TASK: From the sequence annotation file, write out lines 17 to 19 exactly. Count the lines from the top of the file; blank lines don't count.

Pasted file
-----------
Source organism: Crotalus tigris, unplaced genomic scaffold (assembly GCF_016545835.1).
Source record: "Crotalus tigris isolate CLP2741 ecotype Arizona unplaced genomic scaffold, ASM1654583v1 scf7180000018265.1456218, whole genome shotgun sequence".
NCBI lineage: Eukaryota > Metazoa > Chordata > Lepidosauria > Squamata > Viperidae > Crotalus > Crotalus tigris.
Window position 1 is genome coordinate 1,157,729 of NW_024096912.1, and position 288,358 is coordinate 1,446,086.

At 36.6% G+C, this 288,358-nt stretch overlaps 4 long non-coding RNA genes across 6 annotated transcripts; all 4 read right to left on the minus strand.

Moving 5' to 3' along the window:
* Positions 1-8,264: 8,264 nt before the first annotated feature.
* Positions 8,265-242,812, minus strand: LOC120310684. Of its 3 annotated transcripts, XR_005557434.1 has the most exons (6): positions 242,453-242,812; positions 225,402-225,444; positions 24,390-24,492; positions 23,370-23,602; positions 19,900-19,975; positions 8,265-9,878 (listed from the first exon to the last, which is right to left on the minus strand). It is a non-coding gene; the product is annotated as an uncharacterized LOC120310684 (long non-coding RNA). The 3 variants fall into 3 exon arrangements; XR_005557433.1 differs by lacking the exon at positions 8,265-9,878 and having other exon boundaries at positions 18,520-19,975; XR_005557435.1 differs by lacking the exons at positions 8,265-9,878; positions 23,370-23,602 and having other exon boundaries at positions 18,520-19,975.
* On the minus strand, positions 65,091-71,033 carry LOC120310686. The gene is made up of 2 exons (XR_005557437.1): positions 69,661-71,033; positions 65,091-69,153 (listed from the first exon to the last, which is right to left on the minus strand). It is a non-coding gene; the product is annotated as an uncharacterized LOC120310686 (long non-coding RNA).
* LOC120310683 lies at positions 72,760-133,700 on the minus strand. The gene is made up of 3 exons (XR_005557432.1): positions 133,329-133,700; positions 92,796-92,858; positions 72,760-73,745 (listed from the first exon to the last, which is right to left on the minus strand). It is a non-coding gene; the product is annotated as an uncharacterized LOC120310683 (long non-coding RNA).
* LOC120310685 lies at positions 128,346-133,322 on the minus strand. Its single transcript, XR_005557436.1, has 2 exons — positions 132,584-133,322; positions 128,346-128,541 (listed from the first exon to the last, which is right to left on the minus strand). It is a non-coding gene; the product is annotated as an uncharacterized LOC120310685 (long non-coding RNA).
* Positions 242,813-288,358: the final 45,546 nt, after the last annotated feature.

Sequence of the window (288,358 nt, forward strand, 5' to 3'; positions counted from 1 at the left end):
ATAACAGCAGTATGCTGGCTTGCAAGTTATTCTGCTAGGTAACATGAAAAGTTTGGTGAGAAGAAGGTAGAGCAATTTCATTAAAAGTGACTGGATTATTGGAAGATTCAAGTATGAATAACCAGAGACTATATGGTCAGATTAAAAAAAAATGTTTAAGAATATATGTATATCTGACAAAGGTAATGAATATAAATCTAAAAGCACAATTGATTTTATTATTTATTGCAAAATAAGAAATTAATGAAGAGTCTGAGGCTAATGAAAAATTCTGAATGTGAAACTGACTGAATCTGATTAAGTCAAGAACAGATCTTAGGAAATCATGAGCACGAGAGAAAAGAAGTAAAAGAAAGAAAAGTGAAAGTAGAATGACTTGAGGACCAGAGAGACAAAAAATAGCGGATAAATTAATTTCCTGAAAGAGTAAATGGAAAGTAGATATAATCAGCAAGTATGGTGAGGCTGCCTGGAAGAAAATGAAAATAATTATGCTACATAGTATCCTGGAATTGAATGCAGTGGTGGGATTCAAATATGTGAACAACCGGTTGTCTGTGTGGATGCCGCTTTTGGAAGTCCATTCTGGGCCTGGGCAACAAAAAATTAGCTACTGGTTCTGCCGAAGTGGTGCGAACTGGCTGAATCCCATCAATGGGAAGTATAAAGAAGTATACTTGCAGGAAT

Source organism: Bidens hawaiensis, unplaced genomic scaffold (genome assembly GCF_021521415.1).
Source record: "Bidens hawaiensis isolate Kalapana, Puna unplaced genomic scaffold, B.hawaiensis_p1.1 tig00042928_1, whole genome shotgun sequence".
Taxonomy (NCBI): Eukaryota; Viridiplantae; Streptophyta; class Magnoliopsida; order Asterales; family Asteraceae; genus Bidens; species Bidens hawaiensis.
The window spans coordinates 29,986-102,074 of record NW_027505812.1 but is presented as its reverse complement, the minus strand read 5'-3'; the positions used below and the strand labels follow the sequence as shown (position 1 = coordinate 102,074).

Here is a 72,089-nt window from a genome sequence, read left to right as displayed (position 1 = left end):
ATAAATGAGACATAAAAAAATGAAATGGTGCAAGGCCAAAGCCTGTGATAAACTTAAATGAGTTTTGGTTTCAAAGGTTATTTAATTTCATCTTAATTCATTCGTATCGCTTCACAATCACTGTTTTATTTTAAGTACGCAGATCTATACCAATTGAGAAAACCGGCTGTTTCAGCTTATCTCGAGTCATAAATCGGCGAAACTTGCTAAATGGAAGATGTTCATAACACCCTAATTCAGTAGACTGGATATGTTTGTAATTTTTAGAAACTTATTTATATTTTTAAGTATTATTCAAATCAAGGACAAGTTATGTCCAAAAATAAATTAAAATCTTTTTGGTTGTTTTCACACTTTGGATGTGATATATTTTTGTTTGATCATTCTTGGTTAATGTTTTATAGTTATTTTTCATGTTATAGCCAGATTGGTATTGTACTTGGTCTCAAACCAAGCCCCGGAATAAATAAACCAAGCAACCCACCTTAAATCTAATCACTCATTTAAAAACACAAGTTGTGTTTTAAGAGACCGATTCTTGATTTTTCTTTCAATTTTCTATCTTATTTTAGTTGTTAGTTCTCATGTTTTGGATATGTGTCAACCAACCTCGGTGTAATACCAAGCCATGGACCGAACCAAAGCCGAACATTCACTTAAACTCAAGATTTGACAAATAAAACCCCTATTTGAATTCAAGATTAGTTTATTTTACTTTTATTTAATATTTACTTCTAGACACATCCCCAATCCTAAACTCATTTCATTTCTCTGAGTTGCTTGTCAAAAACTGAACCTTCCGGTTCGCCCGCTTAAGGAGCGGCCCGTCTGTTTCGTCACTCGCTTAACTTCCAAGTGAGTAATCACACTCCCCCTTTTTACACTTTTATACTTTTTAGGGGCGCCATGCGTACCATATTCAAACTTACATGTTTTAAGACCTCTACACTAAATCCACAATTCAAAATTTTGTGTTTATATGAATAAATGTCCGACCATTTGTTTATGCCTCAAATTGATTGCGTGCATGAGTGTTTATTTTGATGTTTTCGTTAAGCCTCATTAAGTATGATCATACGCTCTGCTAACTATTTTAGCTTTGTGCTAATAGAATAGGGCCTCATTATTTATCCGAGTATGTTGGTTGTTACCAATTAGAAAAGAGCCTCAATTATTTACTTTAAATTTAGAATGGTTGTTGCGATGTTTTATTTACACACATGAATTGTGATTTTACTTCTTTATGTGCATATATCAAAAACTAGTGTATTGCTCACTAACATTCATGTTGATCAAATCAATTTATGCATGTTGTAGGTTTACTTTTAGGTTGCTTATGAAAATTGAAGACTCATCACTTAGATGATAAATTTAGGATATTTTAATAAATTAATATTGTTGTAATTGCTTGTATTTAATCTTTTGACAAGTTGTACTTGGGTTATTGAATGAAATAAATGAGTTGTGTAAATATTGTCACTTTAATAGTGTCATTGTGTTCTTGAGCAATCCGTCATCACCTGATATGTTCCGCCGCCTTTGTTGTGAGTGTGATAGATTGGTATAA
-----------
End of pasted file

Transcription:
Taxonomy (NCBI): Eukaryota; Viridiplantae; Streptophyta; class Magnoliopsida; order Asterales; family Asteraceae; genus Bidens; species Bidens hawaiensis.
The window spans coordinates 29,986-102,074 of record NW_027505812.1 but is presented as its reverse complement, the minus strand read 5'-3'; the positions used below and the strand labels follow the sequence as shown (position 1 = coordinate 102,074).

Here is a 72,089-nt window from a genome sequence, read left to right as displayed (position 1 = left end):